Study up, roll up those sleeves and slip on the gloves, and go after those tumors of white supremacy.

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If we don’t universally shun the hatred, little will change

It wasn’t until 1847 that anyone even suggested surgeons wash their hands. The idea was openly mocked by the medical community for the next 30 years and the doctor who suggested it was eventually killed by bacteria.

I think about that a lot. Fighting against an enemy that seems invisible to most, but the evidence of its destruction is everywhere you look…

From the moment that the very first enslaved African escaped bondage, there have been systems put in place to keep Black people wherever white people would prefer. The enslaved African escapes, so slave patrols are created.

Slavery ends, slave patrols become the Ku Klux Klan.

This type of reactionary attempt to re-marginalize Black people is a constant throughout American history. The white power movement was a reaction to the Black Power movement. No one bothered to interrupt us with “all lives matter” until we began explaining how Black Lives Matter.

Hate was attached to us when we were fully at the margins and no matter how far any of us have come since, this country has never put forth an honest effort to separate us from that hate. But the thing about hate that this country never seems to remember is that it ruins everything. It causes collapse. As a personal foundation, hate will ruin your health, and as a systemic foundation it can cause the entire system to collapse.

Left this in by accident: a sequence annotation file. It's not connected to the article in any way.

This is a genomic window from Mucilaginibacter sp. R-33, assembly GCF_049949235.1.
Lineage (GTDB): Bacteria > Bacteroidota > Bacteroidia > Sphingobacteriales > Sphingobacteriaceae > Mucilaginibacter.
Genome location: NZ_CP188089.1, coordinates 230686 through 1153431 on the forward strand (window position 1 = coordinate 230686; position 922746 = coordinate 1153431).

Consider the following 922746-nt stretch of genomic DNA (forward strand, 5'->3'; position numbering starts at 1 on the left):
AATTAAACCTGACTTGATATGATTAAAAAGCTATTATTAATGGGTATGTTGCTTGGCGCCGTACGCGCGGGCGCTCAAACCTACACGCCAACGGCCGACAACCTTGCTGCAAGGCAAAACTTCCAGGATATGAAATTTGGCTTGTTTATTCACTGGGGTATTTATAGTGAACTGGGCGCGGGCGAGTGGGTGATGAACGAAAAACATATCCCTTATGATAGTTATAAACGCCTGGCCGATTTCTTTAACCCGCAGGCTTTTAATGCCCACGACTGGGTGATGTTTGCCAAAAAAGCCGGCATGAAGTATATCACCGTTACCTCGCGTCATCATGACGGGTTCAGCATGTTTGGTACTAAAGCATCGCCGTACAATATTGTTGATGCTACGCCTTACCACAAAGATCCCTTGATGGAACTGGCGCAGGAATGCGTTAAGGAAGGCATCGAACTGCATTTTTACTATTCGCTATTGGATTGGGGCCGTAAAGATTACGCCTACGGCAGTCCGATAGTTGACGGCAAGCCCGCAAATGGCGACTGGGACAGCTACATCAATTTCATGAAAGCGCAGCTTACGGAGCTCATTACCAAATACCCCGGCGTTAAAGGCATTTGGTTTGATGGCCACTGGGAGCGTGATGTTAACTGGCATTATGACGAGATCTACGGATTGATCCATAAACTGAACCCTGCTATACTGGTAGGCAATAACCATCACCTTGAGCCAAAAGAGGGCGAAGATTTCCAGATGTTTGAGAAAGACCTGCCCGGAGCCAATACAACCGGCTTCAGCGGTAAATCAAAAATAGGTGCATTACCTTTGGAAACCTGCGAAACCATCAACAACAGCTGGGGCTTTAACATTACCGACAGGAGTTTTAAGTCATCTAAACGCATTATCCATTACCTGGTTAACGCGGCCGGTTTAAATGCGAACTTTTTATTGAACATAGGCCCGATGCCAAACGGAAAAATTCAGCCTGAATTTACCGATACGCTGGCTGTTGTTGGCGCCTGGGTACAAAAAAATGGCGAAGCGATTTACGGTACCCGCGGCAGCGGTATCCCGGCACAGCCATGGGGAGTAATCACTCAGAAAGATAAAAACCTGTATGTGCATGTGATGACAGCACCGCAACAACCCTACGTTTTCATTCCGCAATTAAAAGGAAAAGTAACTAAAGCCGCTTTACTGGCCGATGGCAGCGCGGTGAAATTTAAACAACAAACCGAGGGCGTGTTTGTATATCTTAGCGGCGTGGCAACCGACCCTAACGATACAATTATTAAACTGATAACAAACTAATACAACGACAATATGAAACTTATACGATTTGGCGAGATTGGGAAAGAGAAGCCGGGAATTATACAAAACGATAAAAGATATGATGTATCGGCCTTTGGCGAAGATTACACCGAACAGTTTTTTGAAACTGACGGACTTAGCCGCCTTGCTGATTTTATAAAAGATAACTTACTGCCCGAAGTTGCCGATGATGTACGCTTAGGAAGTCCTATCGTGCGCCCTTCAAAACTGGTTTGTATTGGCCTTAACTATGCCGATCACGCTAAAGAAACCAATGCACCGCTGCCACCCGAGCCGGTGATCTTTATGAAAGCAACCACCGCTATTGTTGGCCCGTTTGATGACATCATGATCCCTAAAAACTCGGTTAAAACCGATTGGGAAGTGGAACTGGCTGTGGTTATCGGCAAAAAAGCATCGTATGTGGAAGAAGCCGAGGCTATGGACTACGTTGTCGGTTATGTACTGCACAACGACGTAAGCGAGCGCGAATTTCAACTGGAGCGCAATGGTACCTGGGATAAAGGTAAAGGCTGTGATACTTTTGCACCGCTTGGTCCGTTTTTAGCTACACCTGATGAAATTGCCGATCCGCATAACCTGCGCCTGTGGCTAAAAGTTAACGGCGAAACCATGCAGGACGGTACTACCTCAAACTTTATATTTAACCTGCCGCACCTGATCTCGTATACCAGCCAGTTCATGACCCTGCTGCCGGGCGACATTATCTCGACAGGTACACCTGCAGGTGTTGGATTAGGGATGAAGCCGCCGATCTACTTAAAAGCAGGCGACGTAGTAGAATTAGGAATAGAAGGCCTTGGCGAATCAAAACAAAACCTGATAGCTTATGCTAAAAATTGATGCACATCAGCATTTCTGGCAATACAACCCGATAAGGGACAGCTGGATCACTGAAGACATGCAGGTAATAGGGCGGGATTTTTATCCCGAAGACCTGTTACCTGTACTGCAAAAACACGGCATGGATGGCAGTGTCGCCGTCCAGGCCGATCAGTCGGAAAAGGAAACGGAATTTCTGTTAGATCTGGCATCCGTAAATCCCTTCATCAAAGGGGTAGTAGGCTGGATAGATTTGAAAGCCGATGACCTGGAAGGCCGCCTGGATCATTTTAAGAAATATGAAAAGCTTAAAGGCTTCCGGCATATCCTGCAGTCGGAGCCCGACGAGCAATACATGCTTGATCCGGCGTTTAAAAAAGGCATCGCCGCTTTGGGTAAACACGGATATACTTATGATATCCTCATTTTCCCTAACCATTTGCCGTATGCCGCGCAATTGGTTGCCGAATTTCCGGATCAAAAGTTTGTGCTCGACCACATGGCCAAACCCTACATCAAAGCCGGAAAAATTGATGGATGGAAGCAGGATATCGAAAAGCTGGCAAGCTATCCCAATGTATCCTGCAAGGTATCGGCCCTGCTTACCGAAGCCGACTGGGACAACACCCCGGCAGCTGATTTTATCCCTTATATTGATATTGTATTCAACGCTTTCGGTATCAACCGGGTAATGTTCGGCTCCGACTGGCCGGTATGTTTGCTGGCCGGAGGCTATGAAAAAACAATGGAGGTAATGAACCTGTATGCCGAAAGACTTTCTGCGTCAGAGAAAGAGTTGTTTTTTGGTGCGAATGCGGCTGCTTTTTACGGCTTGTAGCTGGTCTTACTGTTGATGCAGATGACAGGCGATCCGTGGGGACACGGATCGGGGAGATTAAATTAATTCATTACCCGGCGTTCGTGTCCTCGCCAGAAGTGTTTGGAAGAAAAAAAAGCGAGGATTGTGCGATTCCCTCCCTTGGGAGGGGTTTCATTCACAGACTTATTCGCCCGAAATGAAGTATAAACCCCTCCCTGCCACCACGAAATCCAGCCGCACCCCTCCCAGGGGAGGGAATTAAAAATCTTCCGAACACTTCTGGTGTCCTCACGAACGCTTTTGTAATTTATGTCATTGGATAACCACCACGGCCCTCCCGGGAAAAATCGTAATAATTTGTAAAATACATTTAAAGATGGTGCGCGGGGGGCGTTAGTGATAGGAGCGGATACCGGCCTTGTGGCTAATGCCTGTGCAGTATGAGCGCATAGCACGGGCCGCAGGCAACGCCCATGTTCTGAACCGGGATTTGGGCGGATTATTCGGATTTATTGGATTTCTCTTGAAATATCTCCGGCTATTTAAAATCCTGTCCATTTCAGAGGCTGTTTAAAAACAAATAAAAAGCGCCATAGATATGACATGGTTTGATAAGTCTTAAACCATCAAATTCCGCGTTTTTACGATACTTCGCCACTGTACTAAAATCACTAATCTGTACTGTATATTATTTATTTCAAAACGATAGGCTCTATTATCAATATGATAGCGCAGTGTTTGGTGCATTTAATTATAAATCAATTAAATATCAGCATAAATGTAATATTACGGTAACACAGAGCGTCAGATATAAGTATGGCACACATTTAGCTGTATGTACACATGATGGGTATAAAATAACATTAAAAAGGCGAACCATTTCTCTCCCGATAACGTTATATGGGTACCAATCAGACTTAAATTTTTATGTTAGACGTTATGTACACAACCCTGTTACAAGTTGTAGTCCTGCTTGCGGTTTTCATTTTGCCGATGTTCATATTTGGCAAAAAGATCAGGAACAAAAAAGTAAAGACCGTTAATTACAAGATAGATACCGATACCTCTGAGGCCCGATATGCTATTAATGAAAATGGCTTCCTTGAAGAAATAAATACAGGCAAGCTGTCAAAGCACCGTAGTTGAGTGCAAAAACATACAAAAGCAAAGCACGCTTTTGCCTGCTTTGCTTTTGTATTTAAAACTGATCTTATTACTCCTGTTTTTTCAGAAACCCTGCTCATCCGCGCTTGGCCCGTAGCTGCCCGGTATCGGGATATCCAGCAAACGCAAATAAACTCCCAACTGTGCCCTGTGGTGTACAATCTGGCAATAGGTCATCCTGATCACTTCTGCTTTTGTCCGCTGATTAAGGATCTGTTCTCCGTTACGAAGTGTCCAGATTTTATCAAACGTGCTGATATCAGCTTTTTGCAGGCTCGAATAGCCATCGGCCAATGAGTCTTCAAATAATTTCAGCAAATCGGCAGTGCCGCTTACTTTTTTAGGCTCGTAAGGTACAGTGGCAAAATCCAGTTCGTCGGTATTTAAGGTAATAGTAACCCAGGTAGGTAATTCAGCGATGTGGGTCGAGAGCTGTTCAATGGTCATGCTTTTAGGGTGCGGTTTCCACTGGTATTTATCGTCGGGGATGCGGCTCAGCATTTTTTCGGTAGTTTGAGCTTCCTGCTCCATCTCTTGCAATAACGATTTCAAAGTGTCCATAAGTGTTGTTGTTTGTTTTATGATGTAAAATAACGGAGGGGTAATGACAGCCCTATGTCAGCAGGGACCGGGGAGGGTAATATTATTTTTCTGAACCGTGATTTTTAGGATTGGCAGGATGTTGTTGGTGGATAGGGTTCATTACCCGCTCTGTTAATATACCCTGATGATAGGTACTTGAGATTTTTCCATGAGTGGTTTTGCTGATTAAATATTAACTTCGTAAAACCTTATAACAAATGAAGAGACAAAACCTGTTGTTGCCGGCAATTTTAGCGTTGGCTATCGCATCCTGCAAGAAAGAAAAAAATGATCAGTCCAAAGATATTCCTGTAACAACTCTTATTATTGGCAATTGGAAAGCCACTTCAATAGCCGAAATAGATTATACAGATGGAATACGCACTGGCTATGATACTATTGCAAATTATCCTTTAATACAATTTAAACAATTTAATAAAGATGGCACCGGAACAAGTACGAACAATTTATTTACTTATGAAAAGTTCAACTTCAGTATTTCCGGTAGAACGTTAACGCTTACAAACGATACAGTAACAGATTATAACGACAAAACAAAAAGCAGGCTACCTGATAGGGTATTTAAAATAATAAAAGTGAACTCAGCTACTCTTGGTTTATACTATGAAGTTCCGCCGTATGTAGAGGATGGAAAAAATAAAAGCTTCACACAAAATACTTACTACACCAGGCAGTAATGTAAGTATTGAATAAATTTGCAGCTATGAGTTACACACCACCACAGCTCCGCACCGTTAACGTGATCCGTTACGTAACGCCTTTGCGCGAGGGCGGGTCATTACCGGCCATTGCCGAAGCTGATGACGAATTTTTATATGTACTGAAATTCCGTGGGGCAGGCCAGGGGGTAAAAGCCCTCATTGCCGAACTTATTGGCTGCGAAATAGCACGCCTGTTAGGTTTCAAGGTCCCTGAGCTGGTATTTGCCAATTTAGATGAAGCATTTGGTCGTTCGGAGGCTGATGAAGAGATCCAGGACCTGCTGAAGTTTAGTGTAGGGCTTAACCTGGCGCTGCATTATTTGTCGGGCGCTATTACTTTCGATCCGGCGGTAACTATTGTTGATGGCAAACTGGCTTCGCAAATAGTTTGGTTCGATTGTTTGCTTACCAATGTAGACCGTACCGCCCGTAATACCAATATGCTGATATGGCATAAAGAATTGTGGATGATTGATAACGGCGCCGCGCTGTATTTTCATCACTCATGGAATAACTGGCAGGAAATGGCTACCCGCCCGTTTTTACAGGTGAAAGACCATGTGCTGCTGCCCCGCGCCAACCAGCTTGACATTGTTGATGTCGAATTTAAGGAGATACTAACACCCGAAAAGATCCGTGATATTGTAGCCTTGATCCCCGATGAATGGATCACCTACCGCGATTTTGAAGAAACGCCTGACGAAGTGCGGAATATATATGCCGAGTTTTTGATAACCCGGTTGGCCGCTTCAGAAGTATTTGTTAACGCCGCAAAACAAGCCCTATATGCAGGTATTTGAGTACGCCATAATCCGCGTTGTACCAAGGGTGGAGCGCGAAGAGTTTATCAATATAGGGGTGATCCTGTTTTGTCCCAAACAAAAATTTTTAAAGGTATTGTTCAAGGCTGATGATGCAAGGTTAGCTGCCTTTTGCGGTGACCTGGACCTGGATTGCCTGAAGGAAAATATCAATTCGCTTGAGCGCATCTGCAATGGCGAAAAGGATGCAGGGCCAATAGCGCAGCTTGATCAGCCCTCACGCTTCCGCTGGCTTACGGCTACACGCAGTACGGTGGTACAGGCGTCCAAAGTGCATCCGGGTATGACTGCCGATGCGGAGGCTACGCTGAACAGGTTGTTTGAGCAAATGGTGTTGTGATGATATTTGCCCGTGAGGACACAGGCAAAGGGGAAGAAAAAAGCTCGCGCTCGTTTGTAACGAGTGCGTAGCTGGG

At the time of this writing there is a law in Florida that keeps former felons from voting. This law was originally written to specifically keep Black people from voting, but things changed. Now the majority of former felons in Florida are white. That hate wasn’t going exactly where it was intended anymore, so they’ve had to make adjustments along the way to keep focus on the intended target.

The electoral college was created out of racism as a means to help out slave owners. That’s the system that gave George W. Bush the presidency even though he lost the popular vote by 500,000. The next republican to become president is the one we have now and he lost the popular vote by 3,000,000. That’s six times as many votes as Bush. If that pattern holds it’ll be 18,000,000 next time.